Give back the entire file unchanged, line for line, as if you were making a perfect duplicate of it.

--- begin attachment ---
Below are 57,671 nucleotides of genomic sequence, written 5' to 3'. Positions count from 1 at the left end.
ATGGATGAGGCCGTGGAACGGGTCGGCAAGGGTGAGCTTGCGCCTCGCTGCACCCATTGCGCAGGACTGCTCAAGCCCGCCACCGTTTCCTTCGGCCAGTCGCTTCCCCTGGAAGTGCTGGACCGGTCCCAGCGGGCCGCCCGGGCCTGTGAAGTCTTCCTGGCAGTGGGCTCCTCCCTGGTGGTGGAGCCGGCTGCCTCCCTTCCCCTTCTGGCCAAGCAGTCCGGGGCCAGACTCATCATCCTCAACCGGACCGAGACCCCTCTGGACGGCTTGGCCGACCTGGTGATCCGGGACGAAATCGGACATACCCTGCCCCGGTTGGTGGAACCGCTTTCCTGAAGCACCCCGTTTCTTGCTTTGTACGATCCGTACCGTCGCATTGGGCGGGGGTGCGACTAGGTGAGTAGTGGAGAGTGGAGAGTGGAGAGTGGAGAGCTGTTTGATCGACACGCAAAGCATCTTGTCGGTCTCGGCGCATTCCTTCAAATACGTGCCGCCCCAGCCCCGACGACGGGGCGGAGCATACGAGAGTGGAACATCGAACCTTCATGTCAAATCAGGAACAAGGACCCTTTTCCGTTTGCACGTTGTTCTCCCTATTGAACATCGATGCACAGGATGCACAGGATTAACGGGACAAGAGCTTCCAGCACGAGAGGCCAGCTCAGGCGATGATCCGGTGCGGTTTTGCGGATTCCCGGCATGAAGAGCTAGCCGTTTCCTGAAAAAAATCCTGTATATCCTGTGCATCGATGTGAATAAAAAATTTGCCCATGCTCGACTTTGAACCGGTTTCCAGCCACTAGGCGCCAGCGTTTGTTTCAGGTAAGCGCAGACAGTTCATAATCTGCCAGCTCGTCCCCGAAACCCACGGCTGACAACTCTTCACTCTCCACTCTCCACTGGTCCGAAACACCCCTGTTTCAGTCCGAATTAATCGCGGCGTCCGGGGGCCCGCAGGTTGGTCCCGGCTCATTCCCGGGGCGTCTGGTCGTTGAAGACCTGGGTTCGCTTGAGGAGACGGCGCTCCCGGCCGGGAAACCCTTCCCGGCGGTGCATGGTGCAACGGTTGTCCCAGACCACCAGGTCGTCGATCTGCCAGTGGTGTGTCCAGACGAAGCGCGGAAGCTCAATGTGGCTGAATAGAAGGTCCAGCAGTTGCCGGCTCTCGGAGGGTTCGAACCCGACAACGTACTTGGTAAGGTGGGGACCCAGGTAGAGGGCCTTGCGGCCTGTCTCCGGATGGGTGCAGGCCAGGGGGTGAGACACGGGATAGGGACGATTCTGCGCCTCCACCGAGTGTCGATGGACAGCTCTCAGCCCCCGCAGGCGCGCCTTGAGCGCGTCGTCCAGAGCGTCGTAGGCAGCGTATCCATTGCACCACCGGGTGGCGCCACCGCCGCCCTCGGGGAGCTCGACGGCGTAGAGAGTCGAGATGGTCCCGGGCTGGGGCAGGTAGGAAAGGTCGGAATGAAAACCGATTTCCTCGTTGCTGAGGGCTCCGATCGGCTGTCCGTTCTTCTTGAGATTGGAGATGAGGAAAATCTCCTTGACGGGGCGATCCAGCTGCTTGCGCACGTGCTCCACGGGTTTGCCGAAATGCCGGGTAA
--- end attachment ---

Below are 57,671 nucleotides of genomic sequence, written 5' to 3'. Positions count from 1 at the left end.
ATGGATGAGGCCGTGGAACGGGTCGGCAAGGGTGAGCTTGCGCCTCGCTGCACCCATTGCGCAGGACTGCTCAAGCCCGCCACCGTTTCCTTCGGCCAGTCGCTTCCCCTGGAAGTGCTGGACCGGTCCCAGCGGGCCGCCCGGGCCTGTGAAGTCTTCCTGGCAGTGGGCTCCTCCCTGGTGGTGGAGCCGGCTGCCTCCCTTCCCCTTCTGGCCAAGCAGTCCGGGGCCAGACTCATCATCCTCAACCGGACCGAGACCCCTCTGGACGGCTTGGCCGACCTGGTGATCCGGGACGAAATCGGACATACCCTGCCCCGGTTGGTGGAACCGCTTTCCTGAAGCACCCCGTTTCTTGCTTTGTACGATCCGTACCGTCGCATTGGGCGGGGGTGCGACTAGGTGAGTAGTGGAGAGTGGAGAGTGGAGAGTGGAGAGCTGTTTGATCGACACGCAAAGCATCTTGTCGGTCTCGGCGCATTCCTTCAAATACGTGCCGCCCCAGCCCCGACGACGGGGCGGAGCATACGAGAGTGGAACATCGAACCTTCATGTCAAATCAGGAACAAGGACCCTTTTCCGTTTGCACGTTGTTCTCCCTATTGAACATCGATGCACAGGATGCACAGGATTAACGGGACAAGAGCTTCCAGCACGAGAGGCCAGCTCAGGCGATGATCCGGTGCGGTTTTGCGGATTCCCGGCATGAAGAGCTAGCCGTTTCCTGAAAAAAATCCTGTATATCCTGTGCATCGATGTGAATAAAAAATTTGCCCATGCTCGACTTTGAACCGGTTTCCAGCCACTAGGCGCCAGCGTTTGTTTCAGGTAAGCGCAGACAGTTCATAATCTGCCAGCTCGTCCCCGAAACCCACGGCTGACAACTCTTCACTCTCCACTCTCCACTGGTCCGAAACACCCCTGTTTCAGTCCGAATTAATCGCGGCGTCCGGGGGCCCGCAGGTTGGTCCCGGCTCATTCCCGGGGCGTCTGGTCGTTGAAGACCTGGGTTCGCTTGAGGAGACGGCGCTCCCGGCCGGGAAACCCTTCCCGGCGGTGCATGGTGCAACGGTTGTCCCAGACCACCAGGTCGTCGATCTGCCAGTGGTGTGTCCAGACGAAGCGCGGAAGCTCAATGTGGCTGAATAGAAGGTCCAGCAGTTGCCGGCTCTCGGAGGGTTCGAACCCGACAACGTACTTGGTAAGGTGGGGACCCAGGTAGAGGGCCTTGCGGCCTGTCTCCGGATGGGTGCAGGCCAGGGGGTGAGACACGGGATAGGGACGATTCTGCGCCTCCACCGAGTGTCGATGGACAGCTCTCAGCCCCCGCAGGCGCGCCTTGAGCGCGTCGTCCAGAGCGTCGTAGGCAGCGTATCCATTGCACCACCGGGTGGCGCCACCGCCGCCCTCGGGGAGCTCGACGGCGTAGAGAGTCGAGATGGTCCCGGGCTGGGGCAGGTAGGAAAGGTCGGAATGAAAACCGATTTCCTCGTTGCTGAGGGCTCCGATCGGCTGTCCGTTCTTCTTGAGATTGGAGATGAGGAAAATCTCCTTGACGGGGCGATCCAGCTGCTTGCGCACGTGCTCCACGGGTTTGCCGAAATGCCGGGTAA